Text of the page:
Mom Gives Birth to Rare Twins With Different Skin Colors, One Black and One White

By SWNS
December 23, 2019 Updated: January 2, 2020
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A mother who gave birth to twins has no problem telling them apart because they were born with different skin colors—one black and one white.

Daniel and David Omirin were born just minutes apart but look really different and not much like brothers.

Epoch Times Photo
Daniel (L) and David Omirin (R) were born just minutes apart but have different skin colors. (©SWNS)

Despite parents Stacy, 30, and Babajide, 38, being black, baby David has pale white skin and golden hair.

Daniel has black skin and dark curly hair—just like his parents and 4-year-old sister, Demilade.

The reason David has a different skin color is because he has albinism, a condition in which the skin and hair lack pigmentation due to a congenital absence of melanin.

However, both the twins have beautiful brown eyes that attract everyone’s attention once they go outside in Lagos, Nigeria.

Their mother, Stacy, who is a clothes designer, said the pair are treated like celebrities whilst out and about and people often question whether both kids are hers.

To this, she said: “I have to answer questions all the time when we are out.

“People say ‘excuse me madam, which one of the kids is yours?’

“I just say both of them are mine and people look at me as if I am joking.”

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She further continued: “But I was surprised too when they were born, even as their mom.

“When the doctor told me my kids are not identical I didn’t know what to expect.

“But then I saw they had different color hair and skin and I couldn’t believe it, so I’m not surprised other people are shocked too.”

Daniel and his fair-skinned brother, David, were born on Feb. 26, 2019, in Lagos, Nigeria.

Mother of three Stacy delivered the twins by C-section and recalled the moment she first clapped eyes on her unique babies.

She was completely unaware that they had different skin colors until they were born.

She said: “It was a massive surprise.”

“Daniel came first, and then the nurse said the second baby has golden hair.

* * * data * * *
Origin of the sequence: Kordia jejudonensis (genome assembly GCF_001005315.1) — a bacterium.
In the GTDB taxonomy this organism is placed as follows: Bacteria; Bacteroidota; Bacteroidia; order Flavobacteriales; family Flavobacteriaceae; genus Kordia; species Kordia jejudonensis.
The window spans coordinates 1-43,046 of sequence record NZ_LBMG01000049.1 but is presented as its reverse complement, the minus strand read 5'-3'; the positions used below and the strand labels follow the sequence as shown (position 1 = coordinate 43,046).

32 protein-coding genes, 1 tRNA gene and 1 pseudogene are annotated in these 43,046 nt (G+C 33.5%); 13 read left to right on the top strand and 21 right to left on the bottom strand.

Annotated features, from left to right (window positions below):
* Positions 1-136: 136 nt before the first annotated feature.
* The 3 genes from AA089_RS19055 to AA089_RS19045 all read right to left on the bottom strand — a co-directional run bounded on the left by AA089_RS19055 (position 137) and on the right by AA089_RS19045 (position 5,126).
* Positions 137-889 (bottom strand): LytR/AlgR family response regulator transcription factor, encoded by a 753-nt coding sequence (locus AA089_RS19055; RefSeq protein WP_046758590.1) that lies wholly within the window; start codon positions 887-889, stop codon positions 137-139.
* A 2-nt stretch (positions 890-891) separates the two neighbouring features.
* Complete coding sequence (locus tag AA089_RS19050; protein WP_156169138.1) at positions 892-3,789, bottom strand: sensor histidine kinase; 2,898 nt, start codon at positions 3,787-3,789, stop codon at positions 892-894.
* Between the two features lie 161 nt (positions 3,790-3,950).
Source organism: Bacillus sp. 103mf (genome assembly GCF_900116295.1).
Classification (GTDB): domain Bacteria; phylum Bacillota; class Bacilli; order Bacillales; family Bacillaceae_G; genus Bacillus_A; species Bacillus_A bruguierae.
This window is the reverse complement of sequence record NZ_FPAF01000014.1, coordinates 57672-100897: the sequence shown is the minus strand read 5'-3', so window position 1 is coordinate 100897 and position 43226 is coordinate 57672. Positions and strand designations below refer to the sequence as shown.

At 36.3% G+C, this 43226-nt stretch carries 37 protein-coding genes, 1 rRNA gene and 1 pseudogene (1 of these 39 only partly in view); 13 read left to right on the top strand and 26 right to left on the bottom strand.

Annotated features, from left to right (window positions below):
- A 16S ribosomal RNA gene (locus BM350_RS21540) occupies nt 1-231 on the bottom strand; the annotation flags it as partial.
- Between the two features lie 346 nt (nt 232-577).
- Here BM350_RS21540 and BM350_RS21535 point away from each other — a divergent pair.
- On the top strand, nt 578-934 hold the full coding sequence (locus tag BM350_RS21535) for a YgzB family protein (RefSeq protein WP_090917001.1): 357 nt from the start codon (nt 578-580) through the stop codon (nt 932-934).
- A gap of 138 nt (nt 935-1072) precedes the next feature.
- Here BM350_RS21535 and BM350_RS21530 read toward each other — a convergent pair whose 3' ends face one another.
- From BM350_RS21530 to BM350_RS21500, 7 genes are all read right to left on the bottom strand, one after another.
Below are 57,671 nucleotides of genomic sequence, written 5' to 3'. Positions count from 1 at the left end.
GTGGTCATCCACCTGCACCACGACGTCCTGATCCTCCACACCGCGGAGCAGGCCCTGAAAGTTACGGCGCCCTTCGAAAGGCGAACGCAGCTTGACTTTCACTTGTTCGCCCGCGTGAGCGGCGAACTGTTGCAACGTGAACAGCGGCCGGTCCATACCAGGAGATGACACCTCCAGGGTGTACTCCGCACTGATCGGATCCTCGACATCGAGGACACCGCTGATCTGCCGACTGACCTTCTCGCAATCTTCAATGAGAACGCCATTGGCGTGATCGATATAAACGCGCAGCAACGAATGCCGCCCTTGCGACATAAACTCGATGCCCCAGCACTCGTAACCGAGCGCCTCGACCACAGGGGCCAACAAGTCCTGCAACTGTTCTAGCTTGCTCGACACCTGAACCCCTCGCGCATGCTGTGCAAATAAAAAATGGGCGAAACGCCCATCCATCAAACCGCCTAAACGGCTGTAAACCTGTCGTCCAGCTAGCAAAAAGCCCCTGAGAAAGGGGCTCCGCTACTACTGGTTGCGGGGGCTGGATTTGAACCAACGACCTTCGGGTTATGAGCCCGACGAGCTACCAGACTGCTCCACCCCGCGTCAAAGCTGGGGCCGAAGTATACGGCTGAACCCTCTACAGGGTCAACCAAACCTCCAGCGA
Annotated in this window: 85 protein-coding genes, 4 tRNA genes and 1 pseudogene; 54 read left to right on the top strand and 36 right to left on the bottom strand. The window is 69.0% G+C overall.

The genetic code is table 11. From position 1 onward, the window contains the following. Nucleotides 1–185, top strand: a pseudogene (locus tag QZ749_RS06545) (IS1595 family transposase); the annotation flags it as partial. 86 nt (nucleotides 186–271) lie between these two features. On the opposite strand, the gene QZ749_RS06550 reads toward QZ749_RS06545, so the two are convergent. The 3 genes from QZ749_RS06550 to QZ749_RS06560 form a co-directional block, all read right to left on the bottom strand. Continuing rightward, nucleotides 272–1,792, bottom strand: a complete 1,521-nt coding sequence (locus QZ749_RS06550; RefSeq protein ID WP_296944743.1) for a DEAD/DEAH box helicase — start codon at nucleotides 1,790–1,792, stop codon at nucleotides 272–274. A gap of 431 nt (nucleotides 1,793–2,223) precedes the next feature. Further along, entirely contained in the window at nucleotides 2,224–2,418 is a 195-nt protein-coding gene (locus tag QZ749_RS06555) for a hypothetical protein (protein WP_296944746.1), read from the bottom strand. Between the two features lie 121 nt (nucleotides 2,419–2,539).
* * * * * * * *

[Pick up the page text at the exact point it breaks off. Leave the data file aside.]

“I thought how can this be possible. I looked down and saw David, he was completely white.

“I called my husband in so he could see what we had here. I didn’t understand.

“He couldn’t believe what he saw either. They are so adorable and it felt like we had been given a miracle.

“In Nigeria, I have never seen a thing like this. To be honest I have never seen anything like this before in twins.

“They do look like brothers but their hair and skin are just completely different.”

Epoch Times Photo
The twins with their mother, Stacy, and sister, Demilade. (©SWNS)

Stacy said nurses and doctors flocked to her bedside to take photos of the newborns. Many medical professionals had “never seen anything like it,” she said.

David was born with a condition called oculocutaneous albinism, which affects one in 20,000 births each year. There are no figures available for how many sets of twins are born where only one has albinism, although other cases have been reported in The Netherlands and Mozambique.

Stacy and the twins were discharged from the hospital four days after the kids were born.

When Stacy introduced the babies to friends and family for the first time—their instant reaction was “wow.”

Stacy said: “The family think [sic] they are wonderful and they are very popular in our family.

“They are so beautiful and cute and to all of us [sic] they are adorable.”

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Stacy believes she is “blessed” to be the mother of Daniel and David who despite their obvious visual differences have matching playful personalities. The twins are the best of friends and love to dance with their dad, Babajide, who works at a printing firm.

Alluding to when they go out and people ask her questions, Stacy said: “I have never had any negative comments and I am not scared of what people think.

“It feels great to me to be their mom. It doesn’t matter to me what color their skin is because they are my babies.

“All that matters is that I have my boys.”

Incidences of oculocutaneous albinism are rare in African countries, and Stacy believes David could be one of the only albino babies in Lagos. She has also recalled times when women have told her they will “pray” at night, hoping to one day give birth to twins like Daniel and David.

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“To meet babies like Daniel and David is not common here,” said Stacy.

“They are special to everyone and I love them.

“It feels special to be their mother because they are a special kind of twins.

“I believe I am blessed and I am so proud of them.”

Stacy also added how she was recently contacted by a U.K.-based modeling agency that has got in touch regarding potential photoshoots. Plans are at an early stage, but a possible trip to England has already been discussed, she said.

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Stacy is now looking forward to spending her first Christmas at home with Daniel, David, and the rest of her family.